Prostate cancer (CaP) refers to a common malignant tumor of glandular origin arising in the prostate gland. It occurs in three forms according to the family history: sporadic, familial, hereditary. Familial CaP is usually defined as the clustering of at least 2 first- or second-degree relatives with CaP within a family. Hereditary Prostate cancer is a subset of the familial forms and is usually defined as the familial clustering of at least 3 first-degree relatives with the disease, or two relatives diagnosed below the age of 55 years. These criteria must be extended to second-degree relatives on the maternal side in order to include X-linked transmission of the disease. Familial and hereditary CaP account for 20% and 5% of prostate cancers, respectively. The age at diagnosis in familial forms is 5 to 10 years earlier than in sporadic forms, suggesting an early onset screening from the age of 45 years for all men with a family history of prostate cancer. Diagnosis of prostate cancer is based on prostate biopsy, which is indicated on suspicious biological (increased blood levels of Prostate Specific Antigen (PSA)) or clinical signs (induration of the prostate) of prostate cancer. Hereditary or familial prostate cancer do not require specific therapy and have not shown better or worse prognosis than sporadic prostate cancer with equivalent stage and grade of the disease at diagnosis. Treatment of organ-confined prostate cancer is based on surgical prostatectomy or radiotherapy. Treatment of loco-regional advanced disease or metastatic disease consists of androgen withdrawal. Chemotherapy and other palliative treatment are used during uncontrolled progression of the disease under hormonal treatment.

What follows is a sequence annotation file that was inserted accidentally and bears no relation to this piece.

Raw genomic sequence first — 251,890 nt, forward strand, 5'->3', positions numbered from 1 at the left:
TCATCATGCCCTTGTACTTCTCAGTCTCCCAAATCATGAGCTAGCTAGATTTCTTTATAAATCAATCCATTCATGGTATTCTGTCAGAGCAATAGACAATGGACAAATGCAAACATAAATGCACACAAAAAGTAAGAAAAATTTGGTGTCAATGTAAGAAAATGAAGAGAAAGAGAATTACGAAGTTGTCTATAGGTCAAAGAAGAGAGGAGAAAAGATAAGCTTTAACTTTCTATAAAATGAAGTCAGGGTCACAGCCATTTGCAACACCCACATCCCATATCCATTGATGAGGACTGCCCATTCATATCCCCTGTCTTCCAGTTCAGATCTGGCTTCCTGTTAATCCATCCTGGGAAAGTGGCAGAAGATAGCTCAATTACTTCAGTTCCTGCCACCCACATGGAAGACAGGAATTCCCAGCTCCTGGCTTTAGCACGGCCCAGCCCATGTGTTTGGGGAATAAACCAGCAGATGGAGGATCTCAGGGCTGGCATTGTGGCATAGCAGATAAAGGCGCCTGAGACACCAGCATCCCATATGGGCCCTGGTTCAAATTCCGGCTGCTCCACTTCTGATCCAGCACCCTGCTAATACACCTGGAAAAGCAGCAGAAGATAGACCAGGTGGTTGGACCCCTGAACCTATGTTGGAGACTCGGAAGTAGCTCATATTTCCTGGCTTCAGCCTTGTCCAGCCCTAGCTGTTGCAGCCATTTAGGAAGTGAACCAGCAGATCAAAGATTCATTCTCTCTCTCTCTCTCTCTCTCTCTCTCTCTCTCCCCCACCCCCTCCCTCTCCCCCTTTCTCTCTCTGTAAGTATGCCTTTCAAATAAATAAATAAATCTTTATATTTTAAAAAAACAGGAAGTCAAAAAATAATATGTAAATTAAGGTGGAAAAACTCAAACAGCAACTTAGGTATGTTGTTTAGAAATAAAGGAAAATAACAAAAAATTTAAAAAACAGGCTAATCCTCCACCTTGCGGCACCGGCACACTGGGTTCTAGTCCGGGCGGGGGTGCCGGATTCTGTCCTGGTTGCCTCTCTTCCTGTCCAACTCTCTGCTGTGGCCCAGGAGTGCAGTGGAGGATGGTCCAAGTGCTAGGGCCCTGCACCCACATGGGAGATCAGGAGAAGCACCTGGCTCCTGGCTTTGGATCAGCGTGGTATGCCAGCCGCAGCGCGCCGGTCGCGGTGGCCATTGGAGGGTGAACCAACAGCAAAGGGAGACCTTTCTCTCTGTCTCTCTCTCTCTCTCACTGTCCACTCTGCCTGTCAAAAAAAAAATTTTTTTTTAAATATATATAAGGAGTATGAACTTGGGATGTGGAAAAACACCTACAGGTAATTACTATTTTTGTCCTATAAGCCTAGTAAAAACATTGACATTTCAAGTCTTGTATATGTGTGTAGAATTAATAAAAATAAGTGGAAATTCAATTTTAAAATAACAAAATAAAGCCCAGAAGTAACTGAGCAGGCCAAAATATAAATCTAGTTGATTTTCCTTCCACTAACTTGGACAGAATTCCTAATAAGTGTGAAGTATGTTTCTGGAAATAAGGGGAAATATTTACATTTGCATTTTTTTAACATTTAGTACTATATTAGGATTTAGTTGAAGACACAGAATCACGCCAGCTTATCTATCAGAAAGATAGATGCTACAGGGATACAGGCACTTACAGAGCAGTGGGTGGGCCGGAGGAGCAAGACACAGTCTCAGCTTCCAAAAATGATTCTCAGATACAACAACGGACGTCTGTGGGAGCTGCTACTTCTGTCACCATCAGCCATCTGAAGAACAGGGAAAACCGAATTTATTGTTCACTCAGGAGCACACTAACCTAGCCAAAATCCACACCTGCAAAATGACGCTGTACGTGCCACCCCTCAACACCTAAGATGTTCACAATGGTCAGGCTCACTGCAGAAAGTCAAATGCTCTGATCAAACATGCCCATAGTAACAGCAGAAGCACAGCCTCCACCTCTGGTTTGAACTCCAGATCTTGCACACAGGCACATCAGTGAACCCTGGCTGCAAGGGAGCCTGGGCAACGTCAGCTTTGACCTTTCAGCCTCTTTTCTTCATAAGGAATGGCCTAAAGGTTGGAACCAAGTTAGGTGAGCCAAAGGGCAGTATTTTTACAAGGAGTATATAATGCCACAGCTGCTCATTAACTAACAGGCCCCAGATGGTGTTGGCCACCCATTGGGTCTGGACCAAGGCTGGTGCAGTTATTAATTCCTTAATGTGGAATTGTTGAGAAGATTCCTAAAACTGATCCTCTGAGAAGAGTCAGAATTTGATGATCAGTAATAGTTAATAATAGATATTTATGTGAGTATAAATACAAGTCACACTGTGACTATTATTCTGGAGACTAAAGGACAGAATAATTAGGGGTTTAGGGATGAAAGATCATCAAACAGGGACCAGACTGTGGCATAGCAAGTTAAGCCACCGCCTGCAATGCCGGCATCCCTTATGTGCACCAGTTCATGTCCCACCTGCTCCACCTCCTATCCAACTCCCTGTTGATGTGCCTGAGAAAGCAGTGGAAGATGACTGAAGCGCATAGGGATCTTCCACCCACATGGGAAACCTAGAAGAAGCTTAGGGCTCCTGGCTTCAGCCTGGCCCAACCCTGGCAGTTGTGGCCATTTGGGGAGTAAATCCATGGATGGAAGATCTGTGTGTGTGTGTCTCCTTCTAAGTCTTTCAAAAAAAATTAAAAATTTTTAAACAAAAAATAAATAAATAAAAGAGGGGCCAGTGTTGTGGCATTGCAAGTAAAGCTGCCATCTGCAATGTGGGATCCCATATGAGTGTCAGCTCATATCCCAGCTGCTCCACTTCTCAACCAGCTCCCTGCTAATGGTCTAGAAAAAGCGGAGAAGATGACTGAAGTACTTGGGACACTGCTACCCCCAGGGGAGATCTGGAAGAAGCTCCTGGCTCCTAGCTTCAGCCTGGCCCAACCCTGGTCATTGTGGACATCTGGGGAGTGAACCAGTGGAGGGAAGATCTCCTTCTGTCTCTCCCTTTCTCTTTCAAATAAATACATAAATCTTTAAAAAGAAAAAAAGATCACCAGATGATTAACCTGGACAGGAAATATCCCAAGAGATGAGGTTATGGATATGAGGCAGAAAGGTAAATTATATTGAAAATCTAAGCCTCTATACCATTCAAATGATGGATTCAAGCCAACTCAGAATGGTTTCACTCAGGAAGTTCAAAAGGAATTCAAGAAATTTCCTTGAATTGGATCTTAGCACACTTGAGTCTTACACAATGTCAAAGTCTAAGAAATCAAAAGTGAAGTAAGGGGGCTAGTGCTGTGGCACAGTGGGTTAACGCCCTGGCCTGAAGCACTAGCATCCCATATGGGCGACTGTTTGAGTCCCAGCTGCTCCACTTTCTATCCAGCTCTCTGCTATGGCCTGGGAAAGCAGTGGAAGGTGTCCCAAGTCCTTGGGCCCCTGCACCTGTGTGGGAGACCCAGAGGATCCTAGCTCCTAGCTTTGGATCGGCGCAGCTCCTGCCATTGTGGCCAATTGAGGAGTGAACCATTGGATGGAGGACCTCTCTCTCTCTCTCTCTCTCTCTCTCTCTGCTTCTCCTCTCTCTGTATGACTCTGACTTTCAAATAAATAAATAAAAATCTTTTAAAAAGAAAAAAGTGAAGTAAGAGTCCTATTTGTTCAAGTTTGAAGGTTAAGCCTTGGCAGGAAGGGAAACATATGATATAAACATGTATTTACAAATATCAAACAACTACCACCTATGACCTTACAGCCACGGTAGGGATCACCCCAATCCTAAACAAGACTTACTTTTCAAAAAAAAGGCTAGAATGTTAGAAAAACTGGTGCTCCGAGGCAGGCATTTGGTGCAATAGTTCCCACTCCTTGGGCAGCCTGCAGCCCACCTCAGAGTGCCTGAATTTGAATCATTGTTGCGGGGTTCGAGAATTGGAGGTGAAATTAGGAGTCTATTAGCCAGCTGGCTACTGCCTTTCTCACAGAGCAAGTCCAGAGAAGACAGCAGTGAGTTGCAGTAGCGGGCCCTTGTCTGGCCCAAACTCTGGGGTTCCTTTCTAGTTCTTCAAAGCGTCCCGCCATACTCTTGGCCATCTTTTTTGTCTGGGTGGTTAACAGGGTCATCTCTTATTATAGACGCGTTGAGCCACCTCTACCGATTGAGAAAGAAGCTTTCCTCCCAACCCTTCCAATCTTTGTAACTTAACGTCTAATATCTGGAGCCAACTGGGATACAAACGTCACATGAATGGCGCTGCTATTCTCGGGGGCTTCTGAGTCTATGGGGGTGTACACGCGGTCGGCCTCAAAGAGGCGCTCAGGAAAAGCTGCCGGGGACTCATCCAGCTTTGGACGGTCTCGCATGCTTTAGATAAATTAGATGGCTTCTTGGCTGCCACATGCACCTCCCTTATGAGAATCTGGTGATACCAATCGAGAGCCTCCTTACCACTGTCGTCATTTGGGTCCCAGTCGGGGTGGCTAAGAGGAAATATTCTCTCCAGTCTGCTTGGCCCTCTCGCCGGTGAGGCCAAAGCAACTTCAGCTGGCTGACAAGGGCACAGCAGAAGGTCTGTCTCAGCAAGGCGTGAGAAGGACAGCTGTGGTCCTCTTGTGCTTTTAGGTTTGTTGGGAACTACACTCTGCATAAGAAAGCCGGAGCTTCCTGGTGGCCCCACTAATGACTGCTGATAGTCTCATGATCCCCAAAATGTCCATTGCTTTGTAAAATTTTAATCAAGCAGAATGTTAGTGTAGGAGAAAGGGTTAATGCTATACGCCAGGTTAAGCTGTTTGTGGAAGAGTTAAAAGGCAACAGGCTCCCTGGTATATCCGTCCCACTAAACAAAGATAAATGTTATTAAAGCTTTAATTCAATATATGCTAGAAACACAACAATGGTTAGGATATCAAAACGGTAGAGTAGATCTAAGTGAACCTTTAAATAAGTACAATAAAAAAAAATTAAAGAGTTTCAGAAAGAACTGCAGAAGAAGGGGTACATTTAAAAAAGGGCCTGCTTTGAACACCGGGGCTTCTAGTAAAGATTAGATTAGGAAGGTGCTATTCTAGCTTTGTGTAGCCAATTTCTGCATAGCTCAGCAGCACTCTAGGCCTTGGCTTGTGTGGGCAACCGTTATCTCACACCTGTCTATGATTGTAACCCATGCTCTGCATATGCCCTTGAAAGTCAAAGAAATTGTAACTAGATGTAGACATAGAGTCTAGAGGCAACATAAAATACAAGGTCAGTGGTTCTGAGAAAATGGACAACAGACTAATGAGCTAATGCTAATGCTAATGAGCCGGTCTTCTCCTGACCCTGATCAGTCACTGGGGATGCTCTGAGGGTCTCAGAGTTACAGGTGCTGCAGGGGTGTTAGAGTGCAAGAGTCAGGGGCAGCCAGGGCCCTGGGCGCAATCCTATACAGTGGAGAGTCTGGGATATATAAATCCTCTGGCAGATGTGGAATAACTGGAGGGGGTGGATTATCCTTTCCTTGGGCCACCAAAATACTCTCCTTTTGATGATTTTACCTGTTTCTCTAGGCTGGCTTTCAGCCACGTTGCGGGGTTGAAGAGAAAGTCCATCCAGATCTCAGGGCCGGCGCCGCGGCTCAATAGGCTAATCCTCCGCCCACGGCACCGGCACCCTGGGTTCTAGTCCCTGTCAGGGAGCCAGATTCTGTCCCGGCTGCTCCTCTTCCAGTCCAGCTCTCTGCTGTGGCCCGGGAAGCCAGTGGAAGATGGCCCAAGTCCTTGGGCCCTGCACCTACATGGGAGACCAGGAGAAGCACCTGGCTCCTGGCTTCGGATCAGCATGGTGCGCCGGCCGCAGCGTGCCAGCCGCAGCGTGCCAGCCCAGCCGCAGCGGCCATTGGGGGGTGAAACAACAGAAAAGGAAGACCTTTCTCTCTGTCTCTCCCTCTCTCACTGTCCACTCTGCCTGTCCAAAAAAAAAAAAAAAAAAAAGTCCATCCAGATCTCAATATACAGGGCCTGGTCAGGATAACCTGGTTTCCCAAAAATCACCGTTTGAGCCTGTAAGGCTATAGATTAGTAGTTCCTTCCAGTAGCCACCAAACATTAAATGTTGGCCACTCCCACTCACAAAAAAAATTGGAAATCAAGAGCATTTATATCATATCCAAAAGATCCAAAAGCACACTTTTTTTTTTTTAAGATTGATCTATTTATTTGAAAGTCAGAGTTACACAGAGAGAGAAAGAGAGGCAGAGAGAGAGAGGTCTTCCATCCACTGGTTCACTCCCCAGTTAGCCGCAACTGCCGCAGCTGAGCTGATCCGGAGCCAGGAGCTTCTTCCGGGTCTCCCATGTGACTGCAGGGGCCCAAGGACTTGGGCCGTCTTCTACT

Last update: March 2003